Original Research

The conceptualisation of sin in the Gospel of Matthew

Marius J. Nel
In die Skriflig/In Luce Verbi | Vol 51, No 3 | a2097 | DOI: https://doi.org/10.4102/ids.v51i3.2097 | © 2017 Marius J. Nel | This work is licensed under CC Attribution 4.0
Submitted: 03 February 2016 | Published: 27 February 2017

About the author(s)

Marius J. Nel, Department of Old and New Testament, Faculty of Theology, Stellenbosch University, South Africa


This article focuses on the conceptualisation of sin in the Gospel according to Matthew. It builds on the work of Nathan Eubank who describes the sin of Israel as a debt to be repaid by analysing other Matthean metaphors of sin as a substance, stain and stumbling block. The article argues that the replacement of the conceptualisation of sin as a burden by that of a debt in Second Temple Judaism has not fully occurred in Matthew. It also argues that the metaphor of sin as a burden is not the same as that of a stain, for the latter evokes the complex relationship between sin and impurity. It is suggested that Matthew’s use of specific metaphors for sin was not just due to Aramaic linguistic influences on Second Temple Judaism, but also to the socio-historical context in which his Gospel originated. In this regard it is important to note that Matthew’s conceptualisation of Israel’s sin as a debt not only refers to their sin in the period before the birth of Jesus, but also to their rejection of him as the Messiah.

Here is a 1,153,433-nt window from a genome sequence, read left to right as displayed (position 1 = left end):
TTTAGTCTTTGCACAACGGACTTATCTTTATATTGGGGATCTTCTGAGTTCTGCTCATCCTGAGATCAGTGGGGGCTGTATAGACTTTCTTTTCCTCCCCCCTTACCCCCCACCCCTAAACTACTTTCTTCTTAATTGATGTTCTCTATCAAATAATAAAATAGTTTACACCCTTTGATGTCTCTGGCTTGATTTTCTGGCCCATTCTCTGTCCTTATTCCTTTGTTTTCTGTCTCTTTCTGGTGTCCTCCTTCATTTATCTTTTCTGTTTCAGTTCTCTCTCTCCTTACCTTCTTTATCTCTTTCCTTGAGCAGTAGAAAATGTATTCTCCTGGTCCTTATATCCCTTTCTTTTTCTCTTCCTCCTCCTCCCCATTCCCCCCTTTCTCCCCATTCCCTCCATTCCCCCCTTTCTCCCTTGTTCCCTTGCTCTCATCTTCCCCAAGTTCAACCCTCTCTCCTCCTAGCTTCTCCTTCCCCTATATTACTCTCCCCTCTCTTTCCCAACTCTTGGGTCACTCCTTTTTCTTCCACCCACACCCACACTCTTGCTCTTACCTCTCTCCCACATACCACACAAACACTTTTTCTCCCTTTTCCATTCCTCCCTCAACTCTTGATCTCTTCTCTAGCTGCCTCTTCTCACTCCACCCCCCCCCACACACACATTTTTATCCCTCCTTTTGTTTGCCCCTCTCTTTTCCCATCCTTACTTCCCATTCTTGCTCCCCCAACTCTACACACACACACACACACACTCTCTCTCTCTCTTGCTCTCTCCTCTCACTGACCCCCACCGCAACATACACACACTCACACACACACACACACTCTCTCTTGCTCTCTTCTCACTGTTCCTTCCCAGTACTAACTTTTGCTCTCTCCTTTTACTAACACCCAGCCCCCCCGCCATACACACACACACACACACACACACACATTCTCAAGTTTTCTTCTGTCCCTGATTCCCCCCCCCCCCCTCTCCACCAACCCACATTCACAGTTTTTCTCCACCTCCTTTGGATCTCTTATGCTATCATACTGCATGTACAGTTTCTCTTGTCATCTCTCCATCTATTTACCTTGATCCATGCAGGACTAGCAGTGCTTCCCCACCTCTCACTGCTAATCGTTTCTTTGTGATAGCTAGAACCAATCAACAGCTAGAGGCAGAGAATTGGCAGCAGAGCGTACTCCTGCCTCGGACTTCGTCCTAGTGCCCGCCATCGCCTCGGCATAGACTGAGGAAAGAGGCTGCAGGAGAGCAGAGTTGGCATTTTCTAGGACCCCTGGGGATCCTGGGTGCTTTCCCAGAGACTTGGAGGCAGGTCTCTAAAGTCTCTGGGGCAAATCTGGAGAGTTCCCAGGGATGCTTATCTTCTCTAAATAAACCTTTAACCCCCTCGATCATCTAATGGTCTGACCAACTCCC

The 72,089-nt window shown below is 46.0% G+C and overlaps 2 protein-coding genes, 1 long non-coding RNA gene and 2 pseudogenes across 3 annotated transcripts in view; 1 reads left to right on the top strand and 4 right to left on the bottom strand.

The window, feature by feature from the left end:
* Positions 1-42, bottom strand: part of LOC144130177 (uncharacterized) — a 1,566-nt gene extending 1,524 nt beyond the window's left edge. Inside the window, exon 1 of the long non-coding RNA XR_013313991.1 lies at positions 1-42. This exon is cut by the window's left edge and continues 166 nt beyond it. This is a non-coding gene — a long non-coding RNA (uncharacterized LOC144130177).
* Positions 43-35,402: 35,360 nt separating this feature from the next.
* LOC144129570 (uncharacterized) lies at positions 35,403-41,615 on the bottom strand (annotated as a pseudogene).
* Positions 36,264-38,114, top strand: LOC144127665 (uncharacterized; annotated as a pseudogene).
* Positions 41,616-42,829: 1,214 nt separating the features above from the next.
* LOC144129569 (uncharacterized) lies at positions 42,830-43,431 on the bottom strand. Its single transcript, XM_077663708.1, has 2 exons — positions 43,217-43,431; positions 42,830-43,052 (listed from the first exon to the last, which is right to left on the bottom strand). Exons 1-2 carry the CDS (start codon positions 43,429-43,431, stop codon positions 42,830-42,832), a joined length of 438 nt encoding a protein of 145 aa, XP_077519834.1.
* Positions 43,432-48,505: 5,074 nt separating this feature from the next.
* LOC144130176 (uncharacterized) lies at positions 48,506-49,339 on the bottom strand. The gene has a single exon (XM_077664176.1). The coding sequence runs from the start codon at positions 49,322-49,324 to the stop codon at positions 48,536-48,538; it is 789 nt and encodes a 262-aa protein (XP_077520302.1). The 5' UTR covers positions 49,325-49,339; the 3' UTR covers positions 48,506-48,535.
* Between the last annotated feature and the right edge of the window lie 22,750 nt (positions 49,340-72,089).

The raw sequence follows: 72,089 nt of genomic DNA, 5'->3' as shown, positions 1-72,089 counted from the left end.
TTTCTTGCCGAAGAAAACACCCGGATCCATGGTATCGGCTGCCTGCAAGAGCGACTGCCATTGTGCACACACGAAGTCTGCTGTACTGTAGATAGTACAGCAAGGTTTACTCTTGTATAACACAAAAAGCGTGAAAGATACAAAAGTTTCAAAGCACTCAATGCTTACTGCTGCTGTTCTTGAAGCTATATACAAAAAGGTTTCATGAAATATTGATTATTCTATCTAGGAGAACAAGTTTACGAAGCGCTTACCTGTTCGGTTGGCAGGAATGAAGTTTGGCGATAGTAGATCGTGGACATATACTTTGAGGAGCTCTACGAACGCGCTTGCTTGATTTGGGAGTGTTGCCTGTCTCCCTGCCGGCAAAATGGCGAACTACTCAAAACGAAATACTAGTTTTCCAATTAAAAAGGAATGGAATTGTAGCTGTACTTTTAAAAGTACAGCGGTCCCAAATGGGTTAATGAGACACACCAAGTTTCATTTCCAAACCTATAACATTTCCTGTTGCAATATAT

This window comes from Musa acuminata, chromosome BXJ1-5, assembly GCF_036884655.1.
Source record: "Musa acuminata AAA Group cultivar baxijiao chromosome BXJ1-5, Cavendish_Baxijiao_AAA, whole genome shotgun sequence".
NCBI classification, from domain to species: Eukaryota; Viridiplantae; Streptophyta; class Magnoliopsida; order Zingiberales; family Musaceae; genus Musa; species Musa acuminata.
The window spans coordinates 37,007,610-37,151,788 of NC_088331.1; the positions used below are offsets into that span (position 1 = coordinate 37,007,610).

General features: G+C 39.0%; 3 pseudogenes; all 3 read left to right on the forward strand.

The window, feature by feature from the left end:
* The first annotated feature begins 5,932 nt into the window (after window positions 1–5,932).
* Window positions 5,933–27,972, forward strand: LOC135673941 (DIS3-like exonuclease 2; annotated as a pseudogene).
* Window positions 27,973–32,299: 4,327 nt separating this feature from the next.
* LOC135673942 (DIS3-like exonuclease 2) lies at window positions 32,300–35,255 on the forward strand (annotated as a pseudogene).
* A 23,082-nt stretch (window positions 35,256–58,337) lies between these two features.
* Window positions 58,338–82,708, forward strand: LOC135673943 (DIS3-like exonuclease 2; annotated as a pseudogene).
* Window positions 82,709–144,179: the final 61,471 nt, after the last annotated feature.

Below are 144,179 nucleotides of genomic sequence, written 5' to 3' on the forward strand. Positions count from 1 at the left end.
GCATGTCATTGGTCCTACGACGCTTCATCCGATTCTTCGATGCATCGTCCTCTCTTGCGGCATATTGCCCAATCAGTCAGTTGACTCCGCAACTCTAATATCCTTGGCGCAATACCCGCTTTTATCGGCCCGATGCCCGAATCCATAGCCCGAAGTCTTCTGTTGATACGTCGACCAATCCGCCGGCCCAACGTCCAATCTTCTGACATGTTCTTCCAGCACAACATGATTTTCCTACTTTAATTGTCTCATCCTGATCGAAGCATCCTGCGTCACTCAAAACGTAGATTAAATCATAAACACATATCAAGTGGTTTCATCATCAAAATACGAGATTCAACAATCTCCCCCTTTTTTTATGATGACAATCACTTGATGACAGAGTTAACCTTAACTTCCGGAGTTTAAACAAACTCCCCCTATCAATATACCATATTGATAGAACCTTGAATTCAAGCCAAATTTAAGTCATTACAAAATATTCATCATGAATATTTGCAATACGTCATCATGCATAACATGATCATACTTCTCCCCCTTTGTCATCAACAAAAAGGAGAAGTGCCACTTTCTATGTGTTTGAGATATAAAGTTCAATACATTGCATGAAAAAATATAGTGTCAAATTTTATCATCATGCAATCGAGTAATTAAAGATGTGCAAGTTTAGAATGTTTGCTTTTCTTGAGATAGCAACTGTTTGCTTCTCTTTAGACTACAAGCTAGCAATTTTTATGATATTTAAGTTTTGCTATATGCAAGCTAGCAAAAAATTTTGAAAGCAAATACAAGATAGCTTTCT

Sin as burden; debt; Matthew


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